I received a free copy of this book. I give it four stars.

Review of ‘Learning My Letters’

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Learning My Letters: Writing Skills A – Z is the third book in Piaras O. Cionnaoith’s picture books for teaching writing and drawing skills to early readers. An interesting little book that shows both upper- and lowercase letters, how to construct them, along with pictures of things that begin with that letter.

A useful book for introducing children to writing the alphabet and learning new words. My only complaint is that in the Kindle version, the labels of the photos are in a very light type that was a challenge for my elderly eyes.

A worthwhile addition to your child’s book shelves.

I give it four stars.

Review of ‘The Snow Globe’

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When Maggie Kincaid started having strange dreams, she broke her engagement with Michael, a man she thought she loved, but discovered that she didn’t really know. Obsessed with her, he begins a relentless pursuit that causes her to flee from city to city in a vain effort to escape him. When Michael turns his attention to her sister, Julie, Maggie decides that it’s time to stop running. Law enforcement, despite a number of restraining orders, has not been able to help her, and the dreams featuring her deceased grandmother, and her effort to get a message to Maggie, get worse. After Michael kidnaps Julie and tells Maggie that if she doesn’t return to him Julie will die, she takes matters into her own hands, becoming the pursuer instead of the victim, following him from New York City to Washington, DC, in the hopes that she can finally bring her nightmare to an end.

The Snow Globe by Tony Faggioli is a riveting thriller that deals with the issue of stalking, the limitations of the legal system to curb this life-shattering crime, and how one person, with determination and persistence, can take control of her own life.

Overlaying the human aspects of the story is a bit of paranormal activity that is only partially explained—but, this is not a deal killer. Characters bring to mind real-life people, despite the paranormal aspect, and are easy, if a bit uncomfortable, to relate to.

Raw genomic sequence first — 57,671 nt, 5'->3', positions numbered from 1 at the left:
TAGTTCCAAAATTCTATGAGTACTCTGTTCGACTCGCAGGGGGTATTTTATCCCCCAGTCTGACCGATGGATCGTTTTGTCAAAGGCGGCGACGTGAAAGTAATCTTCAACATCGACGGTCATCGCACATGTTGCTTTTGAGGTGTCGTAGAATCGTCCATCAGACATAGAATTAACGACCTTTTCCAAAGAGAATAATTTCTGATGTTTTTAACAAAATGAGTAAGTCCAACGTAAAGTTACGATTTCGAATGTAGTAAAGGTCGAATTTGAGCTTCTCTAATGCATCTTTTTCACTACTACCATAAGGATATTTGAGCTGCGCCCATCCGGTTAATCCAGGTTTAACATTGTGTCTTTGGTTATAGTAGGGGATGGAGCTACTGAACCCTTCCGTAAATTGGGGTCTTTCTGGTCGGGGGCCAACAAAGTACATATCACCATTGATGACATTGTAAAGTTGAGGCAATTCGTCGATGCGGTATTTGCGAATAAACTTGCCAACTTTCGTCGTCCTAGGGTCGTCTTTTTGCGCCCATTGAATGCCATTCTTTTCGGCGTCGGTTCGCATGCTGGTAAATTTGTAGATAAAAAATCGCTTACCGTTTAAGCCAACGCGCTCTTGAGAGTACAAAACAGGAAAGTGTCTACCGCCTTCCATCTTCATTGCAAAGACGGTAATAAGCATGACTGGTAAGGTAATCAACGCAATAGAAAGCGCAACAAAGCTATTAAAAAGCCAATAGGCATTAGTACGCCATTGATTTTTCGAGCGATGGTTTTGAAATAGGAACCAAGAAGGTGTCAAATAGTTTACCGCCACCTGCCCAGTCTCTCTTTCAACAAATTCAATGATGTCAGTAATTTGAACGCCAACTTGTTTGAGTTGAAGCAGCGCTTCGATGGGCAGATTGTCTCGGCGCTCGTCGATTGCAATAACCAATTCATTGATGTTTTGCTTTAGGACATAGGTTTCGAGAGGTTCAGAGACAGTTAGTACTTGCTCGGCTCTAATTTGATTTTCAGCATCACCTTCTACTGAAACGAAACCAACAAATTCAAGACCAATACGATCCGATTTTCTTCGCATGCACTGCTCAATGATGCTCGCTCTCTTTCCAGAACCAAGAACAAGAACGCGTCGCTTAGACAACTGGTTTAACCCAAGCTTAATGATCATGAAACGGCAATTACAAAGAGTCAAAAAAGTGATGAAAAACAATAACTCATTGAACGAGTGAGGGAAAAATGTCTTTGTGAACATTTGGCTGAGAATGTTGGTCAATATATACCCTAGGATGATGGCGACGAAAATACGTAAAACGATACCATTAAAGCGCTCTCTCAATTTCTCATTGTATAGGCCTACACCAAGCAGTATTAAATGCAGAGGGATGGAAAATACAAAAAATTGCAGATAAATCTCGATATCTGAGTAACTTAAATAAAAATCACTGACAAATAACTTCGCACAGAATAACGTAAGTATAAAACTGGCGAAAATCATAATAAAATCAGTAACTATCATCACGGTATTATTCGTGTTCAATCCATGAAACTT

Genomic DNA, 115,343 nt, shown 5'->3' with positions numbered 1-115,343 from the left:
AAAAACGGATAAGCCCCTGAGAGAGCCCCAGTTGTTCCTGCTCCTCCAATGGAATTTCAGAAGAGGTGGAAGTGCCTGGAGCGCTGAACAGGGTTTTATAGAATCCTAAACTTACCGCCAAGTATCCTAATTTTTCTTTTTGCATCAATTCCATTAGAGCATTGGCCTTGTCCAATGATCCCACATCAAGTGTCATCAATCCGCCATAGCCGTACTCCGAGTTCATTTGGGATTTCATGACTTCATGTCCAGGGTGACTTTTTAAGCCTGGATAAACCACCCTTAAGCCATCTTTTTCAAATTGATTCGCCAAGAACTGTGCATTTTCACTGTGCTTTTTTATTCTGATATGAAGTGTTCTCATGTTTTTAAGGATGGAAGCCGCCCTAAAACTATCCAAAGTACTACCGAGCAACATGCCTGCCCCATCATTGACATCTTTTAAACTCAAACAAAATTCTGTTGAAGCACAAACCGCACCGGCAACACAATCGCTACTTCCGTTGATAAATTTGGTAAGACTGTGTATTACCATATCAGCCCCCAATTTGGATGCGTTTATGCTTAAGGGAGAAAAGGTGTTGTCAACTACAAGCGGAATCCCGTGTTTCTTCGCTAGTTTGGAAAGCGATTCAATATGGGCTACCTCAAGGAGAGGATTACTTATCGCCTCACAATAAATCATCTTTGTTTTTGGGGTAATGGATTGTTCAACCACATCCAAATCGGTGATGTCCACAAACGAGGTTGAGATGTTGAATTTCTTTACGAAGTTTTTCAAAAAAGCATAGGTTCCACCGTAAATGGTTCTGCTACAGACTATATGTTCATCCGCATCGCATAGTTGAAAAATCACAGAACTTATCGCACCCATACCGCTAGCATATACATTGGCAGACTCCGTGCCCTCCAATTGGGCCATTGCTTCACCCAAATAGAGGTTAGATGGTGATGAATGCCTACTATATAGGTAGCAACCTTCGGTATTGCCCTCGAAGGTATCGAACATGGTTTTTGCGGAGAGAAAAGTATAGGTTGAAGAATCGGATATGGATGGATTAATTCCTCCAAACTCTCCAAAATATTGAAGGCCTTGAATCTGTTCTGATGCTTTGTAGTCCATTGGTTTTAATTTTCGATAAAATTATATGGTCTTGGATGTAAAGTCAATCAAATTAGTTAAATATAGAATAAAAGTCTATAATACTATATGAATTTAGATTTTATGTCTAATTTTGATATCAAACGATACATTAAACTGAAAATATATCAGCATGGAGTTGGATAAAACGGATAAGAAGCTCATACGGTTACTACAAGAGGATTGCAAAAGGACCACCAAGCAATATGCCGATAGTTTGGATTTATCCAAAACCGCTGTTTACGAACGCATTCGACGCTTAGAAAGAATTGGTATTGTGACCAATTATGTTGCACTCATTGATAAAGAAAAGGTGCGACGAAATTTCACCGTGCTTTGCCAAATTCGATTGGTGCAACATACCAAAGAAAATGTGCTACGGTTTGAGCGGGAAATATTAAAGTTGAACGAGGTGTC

I received a free copy of this book. I give it four stars.

Review of ‘I Know Your Every Move’

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Trying to put her dark past behind her, Sophie is working for a women’s crisis center in Manchester. But, one day, the sinister text messages start. Has someone from her past finally found her? The messages are strange, and troubling, but Sophie is determined to no longer be a victim.
I Know Your Every Move by Diane Ezzard is a troubling story of predatory stalking, and how it can up end a person’s life.
An interesting story, that’s unfortunately far too cluttered with the mundane details of Sophie’s day – from what she eats to what she wears. I was also unable to completely sympathize with the main character, who has a history of making bad decisions about the men in her life, and a seeming inability to learn from her mistakes. In the end, it was a bit disappointing.
I received a free copy of this book, and even though I read it to the end, I was left feeling that even with all the details that had been provided, some important points were left out. I give it three and a half stars, because the author shows promise, and with more experience will write a story that will capture not only my imagination, but my interest.

Review of ‘Offenbunker’